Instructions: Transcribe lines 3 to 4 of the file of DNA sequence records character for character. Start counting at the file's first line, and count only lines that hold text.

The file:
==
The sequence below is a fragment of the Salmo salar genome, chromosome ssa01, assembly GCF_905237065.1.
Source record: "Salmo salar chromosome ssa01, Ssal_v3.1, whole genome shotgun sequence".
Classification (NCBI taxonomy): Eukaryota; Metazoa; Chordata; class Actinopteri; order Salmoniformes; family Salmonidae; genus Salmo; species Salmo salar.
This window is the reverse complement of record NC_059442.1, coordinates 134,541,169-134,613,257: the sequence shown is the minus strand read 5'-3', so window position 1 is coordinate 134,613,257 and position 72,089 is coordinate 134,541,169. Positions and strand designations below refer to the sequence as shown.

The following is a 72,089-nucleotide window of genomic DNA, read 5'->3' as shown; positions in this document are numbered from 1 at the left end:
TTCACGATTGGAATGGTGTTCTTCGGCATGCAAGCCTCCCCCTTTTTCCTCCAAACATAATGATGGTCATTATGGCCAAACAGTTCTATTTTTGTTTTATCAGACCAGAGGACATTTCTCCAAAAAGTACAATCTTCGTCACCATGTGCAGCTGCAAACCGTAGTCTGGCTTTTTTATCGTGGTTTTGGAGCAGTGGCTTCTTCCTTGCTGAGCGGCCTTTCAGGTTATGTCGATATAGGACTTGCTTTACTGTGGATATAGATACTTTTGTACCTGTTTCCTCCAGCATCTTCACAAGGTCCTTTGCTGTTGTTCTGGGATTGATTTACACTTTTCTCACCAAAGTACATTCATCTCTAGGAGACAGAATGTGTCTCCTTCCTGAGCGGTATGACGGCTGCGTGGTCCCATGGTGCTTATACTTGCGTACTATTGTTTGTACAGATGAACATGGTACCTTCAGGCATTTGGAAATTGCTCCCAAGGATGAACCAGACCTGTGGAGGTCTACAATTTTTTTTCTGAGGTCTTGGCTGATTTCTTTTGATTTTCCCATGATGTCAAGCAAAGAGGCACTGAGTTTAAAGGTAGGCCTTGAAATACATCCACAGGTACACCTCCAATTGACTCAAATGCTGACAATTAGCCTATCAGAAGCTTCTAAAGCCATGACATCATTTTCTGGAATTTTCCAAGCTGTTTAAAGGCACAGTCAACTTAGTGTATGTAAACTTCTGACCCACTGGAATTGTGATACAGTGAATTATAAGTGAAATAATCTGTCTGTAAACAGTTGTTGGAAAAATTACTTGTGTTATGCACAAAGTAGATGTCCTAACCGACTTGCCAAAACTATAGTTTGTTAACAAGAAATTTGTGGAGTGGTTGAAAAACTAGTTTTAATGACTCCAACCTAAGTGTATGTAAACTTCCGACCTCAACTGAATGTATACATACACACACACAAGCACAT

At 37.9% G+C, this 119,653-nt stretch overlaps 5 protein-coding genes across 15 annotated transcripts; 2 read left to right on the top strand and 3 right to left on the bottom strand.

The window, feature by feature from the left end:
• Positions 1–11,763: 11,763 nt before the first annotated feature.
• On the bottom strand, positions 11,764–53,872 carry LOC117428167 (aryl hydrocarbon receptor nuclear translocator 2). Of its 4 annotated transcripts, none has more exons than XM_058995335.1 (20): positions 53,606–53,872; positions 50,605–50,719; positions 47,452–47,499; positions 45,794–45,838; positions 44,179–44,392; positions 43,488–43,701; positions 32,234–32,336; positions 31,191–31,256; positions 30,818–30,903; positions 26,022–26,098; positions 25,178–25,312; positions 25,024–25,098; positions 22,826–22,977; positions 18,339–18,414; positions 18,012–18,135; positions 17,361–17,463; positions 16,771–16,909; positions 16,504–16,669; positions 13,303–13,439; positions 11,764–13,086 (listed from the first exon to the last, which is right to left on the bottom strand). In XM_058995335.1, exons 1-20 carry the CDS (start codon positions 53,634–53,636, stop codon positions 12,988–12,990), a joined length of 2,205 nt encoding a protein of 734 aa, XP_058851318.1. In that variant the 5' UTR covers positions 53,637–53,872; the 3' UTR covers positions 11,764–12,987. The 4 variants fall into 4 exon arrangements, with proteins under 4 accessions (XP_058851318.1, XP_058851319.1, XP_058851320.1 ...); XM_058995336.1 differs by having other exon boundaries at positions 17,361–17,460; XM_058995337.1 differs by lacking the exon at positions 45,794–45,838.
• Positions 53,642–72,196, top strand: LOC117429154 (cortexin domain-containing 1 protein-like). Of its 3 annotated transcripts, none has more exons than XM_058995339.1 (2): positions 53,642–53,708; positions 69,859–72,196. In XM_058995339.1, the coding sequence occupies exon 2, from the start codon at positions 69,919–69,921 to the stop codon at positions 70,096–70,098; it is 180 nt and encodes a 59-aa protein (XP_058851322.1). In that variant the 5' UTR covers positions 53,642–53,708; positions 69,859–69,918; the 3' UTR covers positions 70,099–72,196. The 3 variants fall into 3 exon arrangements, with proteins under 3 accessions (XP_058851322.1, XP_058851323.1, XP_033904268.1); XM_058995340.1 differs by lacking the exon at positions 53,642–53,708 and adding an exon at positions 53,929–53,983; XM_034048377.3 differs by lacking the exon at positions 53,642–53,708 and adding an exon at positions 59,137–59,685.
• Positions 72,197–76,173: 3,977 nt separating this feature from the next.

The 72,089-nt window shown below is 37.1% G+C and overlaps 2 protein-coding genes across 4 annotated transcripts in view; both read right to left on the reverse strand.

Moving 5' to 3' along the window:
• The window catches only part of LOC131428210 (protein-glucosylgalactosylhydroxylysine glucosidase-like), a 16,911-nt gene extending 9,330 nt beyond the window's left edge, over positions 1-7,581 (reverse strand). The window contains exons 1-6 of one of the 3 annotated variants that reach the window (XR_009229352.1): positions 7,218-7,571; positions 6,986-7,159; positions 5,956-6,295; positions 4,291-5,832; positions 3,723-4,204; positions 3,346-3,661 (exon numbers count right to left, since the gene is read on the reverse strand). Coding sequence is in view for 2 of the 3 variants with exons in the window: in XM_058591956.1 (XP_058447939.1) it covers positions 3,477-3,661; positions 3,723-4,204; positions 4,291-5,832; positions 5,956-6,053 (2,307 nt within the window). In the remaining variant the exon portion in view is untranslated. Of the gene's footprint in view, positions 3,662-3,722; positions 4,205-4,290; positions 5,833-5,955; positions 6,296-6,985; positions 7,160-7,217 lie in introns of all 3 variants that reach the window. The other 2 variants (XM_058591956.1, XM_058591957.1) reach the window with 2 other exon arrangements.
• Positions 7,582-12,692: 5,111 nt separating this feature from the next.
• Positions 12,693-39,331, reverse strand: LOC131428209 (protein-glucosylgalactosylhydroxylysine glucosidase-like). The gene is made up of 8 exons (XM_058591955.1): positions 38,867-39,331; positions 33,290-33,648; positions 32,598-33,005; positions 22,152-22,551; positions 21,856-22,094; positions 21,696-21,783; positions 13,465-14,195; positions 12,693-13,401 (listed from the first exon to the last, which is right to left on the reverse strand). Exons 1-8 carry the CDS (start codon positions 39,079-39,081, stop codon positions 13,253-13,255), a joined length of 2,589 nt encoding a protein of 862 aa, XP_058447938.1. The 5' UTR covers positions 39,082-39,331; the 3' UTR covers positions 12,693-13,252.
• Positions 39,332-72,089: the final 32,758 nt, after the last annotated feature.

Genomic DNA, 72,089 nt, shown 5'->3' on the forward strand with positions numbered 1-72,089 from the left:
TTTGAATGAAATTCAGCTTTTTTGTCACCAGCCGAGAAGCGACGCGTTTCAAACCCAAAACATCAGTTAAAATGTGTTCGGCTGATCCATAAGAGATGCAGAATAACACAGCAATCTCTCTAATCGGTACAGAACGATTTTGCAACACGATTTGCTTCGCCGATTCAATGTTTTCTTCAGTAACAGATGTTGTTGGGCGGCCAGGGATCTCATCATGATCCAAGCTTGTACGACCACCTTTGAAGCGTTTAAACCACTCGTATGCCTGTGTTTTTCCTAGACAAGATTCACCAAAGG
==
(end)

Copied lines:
Classification (NCBI taxonomy): Eukaryota; Metazoa; Chordata; class Actinopteri; order Salmoniformes; family Salmonidae; genus Salmo; species Salmo salar.
This window is the reverse complement of record NC_059442.1, coordinates 134,541,169-134,613,257: the sequence shown is the minus strand read 5'-3', so window position 1 is coordinate 134,613,257 and position 72,089 is coordinate 134,541,169. Positions and strand designations below refer to the sequence as shown.